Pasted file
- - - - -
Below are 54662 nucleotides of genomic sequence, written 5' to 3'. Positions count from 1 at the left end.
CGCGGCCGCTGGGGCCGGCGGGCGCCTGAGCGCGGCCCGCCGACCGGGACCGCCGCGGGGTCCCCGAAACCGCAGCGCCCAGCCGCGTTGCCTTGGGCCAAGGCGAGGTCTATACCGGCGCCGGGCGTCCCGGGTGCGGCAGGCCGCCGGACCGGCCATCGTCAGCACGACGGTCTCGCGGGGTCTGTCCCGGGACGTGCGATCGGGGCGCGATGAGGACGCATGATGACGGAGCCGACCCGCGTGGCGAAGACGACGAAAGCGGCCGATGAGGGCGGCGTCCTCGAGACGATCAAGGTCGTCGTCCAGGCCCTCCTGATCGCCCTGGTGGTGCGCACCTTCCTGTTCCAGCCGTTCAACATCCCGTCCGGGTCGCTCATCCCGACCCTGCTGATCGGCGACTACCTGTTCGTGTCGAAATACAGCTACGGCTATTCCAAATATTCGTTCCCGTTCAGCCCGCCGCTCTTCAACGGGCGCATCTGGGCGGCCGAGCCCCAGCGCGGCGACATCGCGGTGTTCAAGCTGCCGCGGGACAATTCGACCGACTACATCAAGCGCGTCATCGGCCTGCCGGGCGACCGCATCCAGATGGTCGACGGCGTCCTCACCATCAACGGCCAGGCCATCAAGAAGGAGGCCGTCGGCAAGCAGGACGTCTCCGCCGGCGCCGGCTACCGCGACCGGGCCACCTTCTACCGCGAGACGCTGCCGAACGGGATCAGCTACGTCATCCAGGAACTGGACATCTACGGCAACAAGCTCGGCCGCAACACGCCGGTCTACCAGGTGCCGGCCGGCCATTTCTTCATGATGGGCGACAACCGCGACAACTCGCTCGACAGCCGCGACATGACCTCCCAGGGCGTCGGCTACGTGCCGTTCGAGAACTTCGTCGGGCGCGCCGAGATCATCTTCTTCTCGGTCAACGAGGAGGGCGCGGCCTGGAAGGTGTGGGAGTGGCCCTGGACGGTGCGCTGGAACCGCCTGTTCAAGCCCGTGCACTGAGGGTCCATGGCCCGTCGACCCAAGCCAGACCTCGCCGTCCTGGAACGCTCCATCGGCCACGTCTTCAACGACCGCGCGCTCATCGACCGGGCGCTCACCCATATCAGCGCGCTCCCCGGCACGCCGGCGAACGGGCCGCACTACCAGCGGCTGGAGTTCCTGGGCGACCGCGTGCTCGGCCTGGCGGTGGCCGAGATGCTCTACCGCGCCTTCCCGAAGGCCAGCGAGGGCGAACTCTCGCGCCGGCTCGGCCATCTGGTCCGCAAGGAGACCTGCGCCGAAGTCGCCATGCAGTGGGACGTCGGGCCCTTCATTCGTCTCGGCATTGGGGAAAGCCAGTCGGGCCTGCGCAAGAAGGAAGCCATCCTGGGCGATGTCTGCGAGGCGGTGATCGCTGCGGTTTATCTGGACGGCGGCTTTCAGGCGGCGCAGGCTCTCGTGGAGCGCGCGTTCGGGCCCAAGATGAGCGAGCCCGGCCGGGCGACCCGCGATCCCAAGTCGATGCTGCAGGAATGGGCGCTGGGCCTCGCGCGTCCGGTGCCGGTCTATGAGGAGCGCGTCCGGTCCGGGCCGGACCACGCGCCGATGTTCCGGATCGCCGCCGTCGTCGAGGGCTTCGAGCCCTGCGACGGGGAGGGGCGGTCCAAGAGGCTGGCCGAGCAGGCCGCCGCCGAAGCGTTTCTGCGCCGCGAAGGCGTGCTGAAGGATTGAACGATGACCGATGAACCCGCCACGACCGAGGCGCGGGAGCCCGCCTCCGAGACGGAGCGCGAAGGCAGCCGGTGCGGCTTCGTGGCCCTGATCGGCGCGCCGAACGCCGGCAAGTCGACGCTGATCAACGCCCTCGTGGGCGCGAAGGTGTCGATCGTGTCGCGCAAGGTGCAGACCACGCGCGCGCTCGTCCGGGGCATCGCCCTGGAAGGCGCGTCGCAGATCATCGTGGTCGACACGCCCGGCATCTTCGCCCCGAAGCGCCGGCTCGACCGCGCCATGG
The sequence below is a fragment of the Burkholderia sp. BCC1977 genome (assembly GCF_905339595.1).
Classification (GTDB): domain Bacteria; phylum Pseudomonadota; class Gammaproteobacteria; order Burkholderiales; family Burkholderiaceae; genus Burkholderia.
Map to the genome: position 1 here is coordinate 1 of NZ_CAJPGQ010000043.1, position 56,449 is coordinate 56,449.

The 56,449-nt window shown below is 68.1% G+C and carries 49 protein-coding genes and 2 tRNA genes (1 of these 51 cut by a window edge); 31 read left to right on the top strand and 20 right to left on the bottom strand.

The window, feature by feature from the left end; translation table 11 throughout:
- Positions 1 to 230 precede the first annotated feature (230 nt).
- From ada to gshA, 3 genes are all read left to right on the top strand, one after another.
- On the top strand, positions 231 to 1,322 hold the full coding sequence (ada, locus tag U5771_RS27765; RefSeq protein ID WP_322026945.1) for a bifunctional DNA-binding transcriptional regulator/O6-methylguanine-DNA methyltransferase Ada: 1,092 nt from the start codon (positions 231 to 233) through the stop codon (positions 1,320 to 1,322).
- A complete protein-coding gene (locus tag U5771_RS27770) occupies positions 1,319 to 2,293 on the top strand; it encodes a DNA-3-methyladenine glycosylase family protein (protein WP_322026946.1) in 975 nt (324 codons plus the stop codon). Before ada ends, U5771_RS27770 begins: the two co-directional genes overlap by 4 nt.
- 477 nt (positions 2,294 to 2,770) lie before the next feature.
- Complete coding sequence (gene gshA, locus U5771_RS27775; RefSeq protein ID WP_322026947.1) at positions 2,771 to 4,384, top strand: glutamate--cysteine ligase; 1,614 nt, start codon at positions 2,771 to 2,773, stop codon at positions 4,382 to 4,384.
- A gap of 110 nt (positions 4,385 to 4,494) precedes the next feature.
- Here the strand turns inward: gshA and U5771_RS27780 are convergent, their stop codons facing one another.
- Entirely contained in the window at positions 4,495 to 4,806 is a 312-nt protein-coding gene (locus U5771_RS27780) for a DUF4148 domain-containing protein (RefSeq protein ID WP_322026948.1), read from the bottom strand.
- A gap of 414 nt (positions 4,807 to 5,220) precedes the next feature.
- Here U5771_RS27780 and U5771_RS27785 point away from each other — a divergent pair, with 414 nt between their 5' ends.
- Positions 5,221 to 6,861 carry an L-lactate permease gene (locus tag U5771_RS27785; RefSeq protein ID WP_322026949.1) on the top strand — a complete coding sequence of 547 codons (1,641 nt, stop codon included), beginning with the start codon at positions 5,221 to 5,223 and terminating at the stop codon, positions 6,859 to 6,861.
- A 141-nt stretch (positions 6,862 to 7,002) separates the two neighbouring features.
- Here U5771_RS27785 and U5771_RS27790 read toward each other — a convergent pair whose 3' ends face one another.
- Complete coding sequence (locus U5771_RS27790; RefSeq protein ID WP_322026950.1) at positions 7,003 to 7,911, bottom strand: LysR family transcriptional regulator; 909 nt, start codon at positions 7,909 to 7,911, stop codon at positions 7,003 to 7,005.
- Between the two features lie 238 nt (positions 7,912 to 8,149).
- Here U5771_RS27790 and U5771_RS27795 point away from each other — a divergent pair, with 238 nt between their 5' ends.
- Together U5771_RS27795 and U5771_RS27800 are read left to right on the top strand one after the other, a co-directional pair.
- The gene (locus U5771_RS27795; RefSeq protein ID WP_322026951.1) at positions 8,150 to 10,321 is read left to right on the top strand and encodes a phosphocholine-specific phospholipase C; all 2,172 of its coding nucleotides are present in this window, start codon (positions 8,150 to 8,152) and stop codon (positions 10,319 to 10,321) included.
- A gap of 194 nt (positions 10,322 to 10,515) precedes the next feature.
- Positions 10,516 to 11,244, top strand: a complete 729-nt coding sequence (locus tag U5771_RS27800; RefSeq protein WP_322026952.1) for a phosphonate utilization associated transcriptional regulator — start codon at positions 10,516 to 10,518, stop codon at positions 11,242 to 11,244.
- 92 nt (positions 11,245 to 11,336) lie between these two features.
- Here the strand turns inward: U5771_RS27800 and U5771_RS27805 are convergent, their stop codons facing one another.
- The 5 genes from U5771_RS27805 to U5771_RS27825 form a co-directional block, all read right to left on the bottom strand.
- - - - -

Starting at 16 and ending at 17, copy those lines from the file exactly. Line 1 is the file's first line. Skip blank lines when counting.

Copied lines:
- Entirely contained in the window at positions 4,495 to 4,806 is a 312-nt protein-coding gene (locus U5771_RS27780) for a DUF4148 domain-containing protein (RefSeq protein ID WP_322026948.1), read from the bottom strand.
- A gap of 414 nt (positions 4,807 to 5,220) precedes the next feature.